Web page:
Channel 2 and the AJC tracked down a half-dozen officers, many of whom asked not to be quoted for fear of retaliation from the department. Each told part of the story and recalled issues involving Lewis.
A few months before the Waiters shooting, on a call about a suspicious person in the Brookstone neighborhood, McElroy says he rolled up on Lewis with his gun pointed in another suspect's back.
"Officer Lewis explained that he suspected the young man had something in his pocket and couldn't get his hands out and said, 'I was fixing to shoot him,’" McElroy said. "I counseled him on his choice in use of force."
Lewis also used force on Royal South Parkway about a year before the Waiters shooting.
He fired three to four rounds in the woods, claiming that someone had shot at him.
Only the officer’s bullet casings were found.
Investigators at the time questioned whether Lewis’ account really happened, and told Channel 2 that they found evidence to the contrary, but were directed not to interview Lewis about it and not to write up an internal affairs report.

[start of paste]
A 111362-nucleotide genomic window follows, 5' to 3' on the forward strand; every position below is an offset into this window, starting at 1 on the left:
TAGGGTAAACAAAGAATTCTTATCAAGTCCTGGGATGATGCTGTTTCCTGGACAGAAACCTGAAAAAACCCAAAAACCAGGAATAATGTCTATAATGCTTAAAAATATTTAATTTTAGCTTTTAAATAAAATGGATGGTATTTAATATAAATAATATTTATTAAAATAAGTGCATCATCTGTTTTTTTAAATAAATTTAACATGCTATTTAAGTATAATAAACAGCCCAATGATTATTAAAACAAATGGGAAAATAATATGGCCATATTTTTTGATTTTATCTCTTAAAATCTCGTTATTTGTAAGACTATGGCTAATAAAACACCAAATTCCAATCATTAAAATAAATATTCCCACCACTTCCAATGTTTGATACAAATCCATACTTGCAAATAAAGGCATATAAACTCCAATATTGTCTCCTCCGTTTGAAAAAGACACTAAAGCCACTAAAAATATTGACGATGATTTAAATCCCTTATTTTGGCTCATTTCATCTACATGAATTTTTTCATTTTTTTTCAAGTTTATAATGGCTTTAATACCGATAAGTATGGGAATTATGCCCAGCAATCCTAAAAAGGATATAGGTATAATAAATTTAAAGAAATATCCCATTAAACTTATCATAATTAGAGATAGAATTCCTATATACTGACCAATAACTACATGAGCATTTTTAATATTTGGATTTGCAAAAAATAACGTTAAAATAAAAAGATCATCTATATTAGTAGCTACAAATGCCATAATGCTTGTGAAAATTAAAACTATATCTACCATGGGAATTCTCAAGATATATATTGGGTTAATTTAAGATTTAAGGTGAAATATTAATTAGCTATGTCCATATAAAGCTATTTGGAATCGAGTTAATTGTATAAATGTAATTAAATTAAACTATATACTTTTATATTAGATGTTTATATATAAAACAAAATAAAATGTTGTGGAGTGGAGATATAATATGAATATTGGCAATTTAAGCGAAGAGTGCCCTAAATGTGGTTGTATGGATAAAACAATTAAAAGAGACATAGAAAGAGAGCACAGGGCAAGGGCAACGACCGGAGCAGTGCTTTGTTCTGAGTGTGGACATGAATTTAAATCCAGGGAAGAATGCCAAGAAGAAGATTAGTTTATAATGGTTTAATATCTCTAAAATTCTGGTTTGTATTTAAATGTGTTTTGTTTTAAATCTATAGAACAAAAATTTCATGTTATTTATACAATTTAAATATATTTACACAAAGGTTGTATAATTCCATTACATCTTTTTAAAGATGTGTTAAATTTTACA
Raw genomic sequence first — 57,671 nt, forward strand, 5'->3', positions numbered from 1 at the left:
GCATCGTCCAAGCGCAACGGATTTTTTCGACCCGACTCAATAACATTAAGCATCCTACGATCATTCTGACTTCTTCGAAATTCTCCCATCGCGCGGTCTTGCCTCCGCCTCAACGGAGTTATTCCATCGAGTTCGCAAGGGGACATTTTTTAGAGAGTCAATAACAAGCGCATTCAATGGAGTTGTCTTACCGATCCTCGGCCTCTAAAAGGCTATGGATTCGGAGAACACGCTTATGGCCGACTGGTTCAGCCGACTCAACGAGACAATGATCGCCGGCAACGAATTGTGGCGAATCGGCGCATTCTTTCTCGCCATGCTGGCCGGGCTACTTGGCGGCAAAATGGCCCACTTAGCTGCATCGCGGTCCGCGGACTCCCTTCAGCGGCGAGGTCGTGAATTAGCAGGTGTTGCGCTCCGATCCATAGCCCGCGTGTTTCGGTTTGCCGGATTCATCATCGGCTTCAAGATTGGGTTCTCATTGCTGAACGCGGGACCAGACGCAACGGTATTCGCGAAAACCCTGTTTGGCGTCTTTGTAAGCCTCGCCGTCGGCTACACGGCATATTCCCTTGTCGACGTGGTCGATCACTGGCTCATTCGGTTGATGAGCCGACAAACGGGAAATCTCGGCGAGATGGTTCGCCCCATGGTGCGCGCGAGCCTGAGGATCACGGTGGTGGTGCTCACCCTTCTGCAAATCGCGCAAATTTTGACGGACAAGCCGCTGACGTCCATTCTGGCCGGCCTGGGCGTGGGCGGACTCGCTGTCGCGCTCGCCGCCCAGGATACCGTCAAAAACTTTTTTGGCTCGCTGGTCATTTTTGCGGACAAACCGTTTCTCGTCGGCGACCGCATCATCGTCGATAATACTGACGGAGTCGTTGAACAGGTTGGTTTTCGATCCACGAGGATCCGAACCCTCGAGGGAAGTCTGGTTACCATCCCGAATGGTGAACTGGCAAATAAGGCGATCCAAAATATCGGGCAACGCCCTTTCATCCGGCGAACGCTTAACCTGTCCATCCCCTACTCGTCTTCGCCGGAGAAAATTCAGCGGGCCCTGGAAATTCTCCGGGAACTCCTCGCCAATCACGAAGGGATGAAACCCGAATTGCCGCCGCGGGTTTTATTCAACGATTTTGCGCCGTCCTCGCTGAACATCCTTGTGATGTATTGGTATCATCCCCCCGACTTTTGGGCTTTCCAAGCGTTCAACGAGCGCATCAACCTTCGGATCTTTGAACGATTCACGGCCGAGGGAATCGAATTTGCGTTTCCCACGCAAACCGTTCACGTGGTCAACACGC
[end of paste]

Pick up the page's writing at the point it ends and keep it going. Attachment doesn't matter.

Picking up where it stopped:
Was Lewis fit for duty?
In an interview with the district attorney's investigators after the Waiters shooting, Captain Michael Jones said he had already counseled Lewis a year earlier, concerned that he might have been suffering from post-traumatic stress disorder after returning from a military deployment.
Another officer had brought it to Jones’ attention after observing Lewis shaking during a traffic stop.
"Everyone had concerns that he had issues," McElroy said.
Just a few weeks before the Waiters shooting, a sergeant wrote Lewis up after a raid in which Lewis claimed that he saw movement in a house that turned out to be empty. Officers believed that Lewis lied as an excuse to get permission to enter the home.
None of the above-mentioned incidents appeared in Lewis' department disciplinary file.
Union City Assistant Police Chief Lee Brown said he was not aware of any questions about Lewis’ fitness for duty before the Waiters shooting.
"Several officers may have noticed something and spoke to Officer Lewis, but none of the officers that I can recall came to any of the command staff," said Brown.